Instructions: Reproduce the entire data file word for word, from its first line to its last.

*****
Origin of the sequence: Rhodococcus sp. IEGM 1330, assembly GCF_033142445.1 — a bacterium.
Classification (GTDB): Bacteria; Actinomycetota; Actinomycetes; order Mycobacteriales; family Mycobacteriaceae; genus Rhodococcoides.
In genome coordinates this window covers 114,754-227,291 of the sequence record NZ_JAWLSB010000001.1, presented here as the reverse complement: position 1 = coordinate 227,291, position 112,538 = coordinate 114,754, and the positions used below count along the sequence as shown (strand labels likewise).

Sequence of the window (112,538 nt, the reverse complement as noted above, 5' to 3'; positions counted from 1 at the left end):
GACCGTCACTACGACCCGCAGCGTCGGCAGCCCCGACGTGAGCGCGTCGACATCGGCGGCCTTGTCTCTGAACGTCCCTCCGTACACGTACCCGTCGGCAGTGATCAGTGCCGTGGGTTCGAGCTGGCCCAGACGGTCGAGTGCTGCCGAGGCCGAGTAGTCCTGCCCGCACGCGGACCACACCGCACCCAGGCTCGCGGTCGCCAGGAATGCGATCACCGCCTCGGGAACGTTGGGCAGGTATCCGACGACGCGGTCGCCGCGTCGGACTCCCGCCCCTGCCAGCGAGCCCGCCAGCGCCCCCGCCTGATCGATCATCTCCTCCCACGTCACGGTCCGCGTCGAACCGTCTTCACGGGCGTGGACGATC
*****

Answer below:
Origin of the sequence: Rhodococcus sp. IEGM 1330, assembly GCF_033142445.1 — a bacterium.
Classification (GTDB): Bacteria; Actinomycetota; Actinomycetes; order Mycobacteriales; family Mycobacteriaceae; genus Rhodococcoides.
In genome coordinates this window covers 114,754-227,291 of the sequence record NZ_JAWLSB010000001.1, presented here as the reverse complement: position 1 = coordinate 227,291, position 112,538 = coordinate 114,754, and the positions used below count along the sequence as shown (strand labels likewise).

Sequence of the window (112,538 nt, the reverse complement as noted above, 5' to 3'; positions counted from 1 at the left end):
GACCGTCACTACGACCCGCAGCGTCGGCAGCCCCGACGTGAGCGCGTCGACATCGGCGGCCTTGTCTCTGAACGTCCCTCCGTACACGTACCCGTCGGCAGTGATCAGTGCCGTGGGTTCGAGCTGGCCCAGACGGTCGAGTGCTGCCGAGGCCGAGTAGTCCTGCCCGCACGCGGACCACACCGCACCCAGGCTCGCGGTCGCCAGGAATGCGATCACCGCCTCGGGAACGTTGGGCAGGTATCCGACGACGCGGTCGCCGCGTCGGACTCCCGCCCCTGCCAGCGAGCCCGCCAGCGCCCCCGCCTGATCGATCATCTCCTCCCACGTCACGGTCCGCGTCGAACCGTCTTCACGGGCGTGGACGATC